John E. “Jack” Bowen III, former president and chairman of the television news consulting firm McHugh & Hoffman Inc., one of the pioneers in the use of research in the television industry and instrumental in elevating women into the role of anchors, passed away on Saturday, March 3, in Washington, D.C., following a long battle […]
John E. “Jack” Bowen III, former president and chairman of the television news consulting firm McHugh & Hoffman Inc., one of the pioneers in the use of research in the television industry and instrumental in elevating women into the role of anchors, passed away on Saturday, March 3, in Washington, D.C., following a long battle with cancer.
Bowen applied his long-term TV research and marketing experience to assist local stations/networks in researching audience viewing habits; developing program strategies and news information concepts; and orchestrating stations’ promotion, marketing and image development.
From 1955 to 1968, Bowen worked for the Campbell-Ewald advertising agency in Detroit, rising to the position of vice president, serving in a number of key executive positions overseeing radio/television research, television program development, media strategy planning and research for accounts that included General Motors, Chevrolet, and Firestone Tire & Rubber.
In 1968 he left Campbell-Ewald to become advertising director of William B. Saxbe’s successful Ohio senatorial campaign. Saxbe later became US Attorney General and then Ambassador to India.
Following the 1968 election, Bowen joined McHugh & Hoffman as vice president.
In 1970 Bowen left McHugh & Hoffman to become president of Bailey, Deardourff & Bowen, in Washington, D.C., a newly formed political campaign and advertising company with partners Douglas Bailey and John Deardourff.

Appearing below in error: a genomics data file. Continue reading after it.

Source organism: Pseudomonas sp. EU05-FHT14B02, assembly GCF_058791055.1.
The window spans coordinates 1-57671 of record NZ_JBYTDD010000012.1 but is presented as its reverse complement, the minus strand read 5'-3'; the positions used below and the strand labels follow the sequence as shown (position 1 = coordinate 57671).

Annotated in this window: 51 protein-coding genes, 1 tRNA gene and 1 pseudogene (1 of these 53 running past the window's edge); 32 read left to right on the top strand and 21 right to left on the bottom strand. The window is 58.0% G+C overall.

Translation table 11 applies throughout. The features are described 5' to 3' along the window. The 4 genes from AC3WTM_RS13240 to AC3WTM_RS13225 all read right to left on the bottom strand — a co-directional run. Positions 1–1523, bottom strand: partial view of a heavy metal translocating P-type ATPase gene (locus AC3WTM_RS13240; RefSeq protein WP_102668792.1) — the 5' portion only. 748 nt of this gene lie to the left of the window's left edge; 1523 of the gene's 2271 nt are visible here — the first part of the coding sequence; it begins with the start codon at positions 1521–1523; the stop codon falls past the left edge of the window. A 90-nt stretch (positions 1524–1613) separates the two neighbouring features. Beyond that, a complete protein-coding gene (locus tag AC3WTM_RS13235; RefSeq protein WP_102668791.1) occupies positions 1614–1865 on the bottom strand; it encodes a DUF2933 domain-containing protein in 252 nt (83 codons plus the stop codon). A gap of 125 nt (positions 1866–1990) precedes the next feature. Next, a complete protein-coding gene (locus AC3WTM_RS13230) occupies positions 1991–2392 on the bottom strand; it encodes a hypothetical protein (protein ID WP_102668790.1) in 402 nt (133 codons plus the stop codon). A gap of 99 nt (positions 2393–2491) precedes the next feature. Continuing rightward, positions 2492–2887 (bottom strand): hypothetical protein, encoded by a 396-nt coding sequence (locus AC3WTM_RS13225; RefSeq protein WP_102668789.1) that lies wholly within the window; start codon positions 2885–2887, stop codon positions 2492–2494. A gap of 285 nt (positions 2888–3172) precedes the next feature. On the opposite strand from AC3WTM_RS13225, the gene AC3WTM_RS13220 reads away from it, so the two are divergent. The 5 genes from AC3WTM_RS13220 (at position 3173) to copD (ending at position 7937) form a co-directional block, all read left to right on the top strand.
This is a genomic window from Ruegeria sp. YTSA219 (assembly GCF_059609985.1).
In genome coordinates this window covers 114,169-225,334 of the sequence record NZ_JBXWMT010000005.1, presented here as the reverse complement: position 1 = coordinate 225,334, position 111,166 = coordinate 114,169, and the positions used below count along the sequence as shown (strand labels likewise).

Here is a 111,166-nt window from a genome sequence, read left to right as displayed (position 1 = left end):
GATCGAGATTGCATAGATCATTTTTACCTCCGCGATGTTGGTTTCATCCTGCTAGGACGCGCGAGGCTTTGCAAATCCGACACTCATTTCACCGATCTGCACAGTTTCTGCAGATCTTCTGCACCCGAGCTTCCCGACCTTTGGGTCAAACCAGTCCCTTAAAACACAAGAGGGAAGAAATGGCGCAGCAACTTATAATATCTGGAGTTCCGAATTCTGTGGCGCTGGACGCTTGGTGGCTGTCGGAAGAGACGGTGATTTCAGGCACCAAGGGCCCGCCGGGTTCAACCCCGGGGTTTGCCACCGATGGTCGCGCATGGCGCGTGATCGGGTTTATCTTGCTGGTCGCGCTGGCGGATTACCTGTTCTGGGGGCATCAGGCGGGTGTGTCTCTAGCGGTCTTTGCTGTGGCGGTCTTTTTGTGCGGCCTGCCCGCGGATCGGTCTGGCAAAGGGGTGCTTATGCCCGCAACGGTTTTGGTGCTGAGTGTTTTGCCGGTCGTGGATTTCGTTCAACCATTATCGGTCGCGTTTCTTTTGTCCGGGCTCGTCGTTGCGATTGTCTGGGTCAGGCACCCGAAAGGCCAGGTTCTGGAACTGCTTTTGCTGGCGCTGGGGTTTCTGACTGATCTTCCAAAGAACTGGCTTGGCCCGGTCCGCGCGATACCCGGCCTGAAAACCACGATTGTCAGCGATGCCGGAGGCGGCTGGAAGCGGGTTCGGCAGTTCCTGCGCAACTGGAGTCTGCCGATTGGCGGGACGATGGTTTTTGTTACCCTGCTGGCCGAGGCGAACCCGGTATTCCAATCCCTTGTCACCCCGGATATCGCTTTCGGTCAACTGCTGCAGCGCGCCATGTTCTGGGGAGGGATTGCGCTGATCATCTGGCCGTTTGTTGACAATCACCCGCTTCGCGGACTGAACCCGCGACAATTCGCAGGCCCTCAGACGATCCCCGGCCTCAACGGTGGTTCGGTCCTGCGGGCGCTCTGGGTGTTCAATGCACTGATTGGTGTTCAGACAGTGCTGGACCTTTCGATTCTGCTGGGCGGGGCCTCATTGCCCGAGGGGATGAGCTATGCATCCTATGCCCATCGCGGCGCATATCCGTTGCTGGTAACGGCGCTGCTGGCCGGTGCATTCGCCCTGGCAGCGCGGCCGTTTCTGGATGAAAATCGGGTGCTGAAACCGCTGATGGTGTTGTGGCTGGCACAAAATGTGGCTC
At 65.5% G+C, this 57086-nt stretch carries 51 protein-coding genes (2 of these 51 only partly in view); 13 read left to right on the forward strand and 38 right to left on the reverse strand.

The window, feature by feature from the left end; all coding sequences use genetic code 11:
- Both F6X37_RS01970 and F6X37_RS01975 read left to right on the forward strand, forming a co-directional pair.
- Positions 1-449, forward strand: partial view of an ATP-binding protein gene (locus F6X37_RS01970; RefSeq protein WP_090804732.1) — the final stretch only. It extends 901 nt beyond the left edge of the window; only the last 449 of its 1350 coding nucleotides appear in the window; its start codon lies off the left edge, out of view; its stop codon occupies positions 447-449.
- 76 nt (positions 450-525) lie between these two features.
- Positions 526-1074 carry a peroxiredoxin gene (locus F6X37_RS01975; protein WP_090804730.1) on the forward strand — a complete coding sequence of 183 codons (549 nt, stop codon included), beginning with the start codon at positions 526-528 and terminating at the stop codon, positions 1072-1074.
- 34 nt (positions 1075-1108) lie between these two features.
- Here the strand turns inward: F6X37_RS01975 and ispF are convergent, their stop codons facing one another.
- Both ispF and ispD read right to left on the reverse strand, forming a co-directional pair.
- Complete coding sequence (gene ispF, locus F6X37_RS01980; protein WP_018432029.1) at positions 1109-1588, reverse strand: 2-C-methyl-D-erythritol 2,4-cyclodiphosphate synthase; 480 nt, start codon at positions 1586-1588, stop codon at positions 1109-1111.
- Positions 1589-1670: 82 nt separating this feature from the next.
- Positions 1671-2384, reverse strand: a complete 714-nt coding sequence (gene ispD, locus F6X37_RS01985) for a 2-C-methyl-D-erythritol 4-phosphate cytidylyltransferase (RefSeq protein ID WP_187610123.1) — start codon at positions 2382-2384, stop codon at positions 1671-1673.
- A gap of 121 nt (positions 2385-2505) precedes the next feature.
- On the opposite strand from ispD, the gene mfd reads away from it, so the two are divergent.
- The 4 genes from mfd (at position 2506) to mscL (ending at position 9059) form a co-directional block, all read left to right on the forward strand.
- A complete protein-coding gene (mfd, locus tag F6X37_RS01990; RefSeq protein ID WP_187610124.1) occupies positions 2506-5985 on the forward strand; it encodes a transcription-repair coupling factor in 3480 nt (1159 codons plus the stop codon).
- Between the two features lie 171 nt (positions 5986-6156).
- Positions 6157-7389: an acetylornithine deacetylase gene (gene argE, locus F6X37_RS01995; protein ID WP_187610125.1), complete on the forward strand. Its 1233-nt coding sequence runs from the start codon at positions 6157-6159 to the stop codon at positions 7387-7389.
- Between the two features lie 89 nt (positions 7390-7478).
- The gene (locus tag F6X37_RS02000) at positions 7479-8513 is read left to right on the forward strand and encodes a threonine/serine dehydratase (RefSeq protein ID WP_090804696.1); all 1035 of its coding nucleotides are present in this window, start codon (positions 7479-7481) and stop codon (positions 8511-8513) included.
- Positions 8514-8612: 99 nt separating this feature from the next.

Bowen rejoined McHugh & Hoffman in 1973, becoming president in 1985, and chairman and CEO in 1988. During this period, he was the senior consultant on such accounts that included the ABC-owned stations, the NBC-owned stations, Group W/Westinghouse Broadcasting, Media General and Post-Newsweek. Along with these accounts, Bowen was increasingly involved developing M&H’s international business in the 1990s. He was the news and research consultant to SBT Network in Brazil, Caracol TV in Columbia, and TGRT, Turkey. In addition to developing and supervising TV studies for TGRT, Bowen also developed and supervised a Turkish political assessment study, a digital platform study, and a Turkish newspaper study for Ihlas Holding.
Bowen used his research to promote the first hiring of female anchors. One of his successes was to help engineer the turn-around of KYW-TV Philadelphia, then an NBC affiliate owned by Westinghouse Broadcasting Co. His research suggested that Jessica Savitch be named a co-anchor on KYW’s weeknight newscasts. Savitch’s “Q” scores were high, as were her ratings. In 1977, NBC News hired Savitch, which made her the second female network anchor after Barbara Walters, in 1976.
Leaving McHugh & Hoffman in 1999, Bowen assisted in the establishment of Convergent Communications Consultants until December 2002 when he retired.
However, he has continued to be involved in various projects relating to satellite television in the Middle East. In 2003, he analyzed media studies on five Middle East countries for Radio Sawa, the Arabic-language satellite music and news radio station heard in 22 countries in the Middle East, and for the development of Alhurra, the Arabic-language news and information satellite TV channel launched in 2003 by the Middle East Broadcasting Networks, also seen in 22 countries, with a reach of over 20 million viewers. Both Radio Sawa and Alhurra are funded by the U.S. Government.
During 2004-05, he was supervising and analyzing media studies on eight Middle East countries for the development of an Arabic-language commercial satellite television channel launched in 2006 and he continued to be a consultant with that client until his death.
In his spare time, he volunteered at the Washington National Cathedral as a docent, two days per week, as well as being one of four docents to give specially-requested architectural tours.
He is survived by his wife, Anne, two children and one grandchild.
Services will be held at 4 p.m., Monday, March 19, at St. Albans Episcopal Church on Wisconsin Avenue in Washington, D.C.
In lieu of flowers, donations may be sent to:
Washington National Cathedral Docent Fund
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Washington, D.C. 20816
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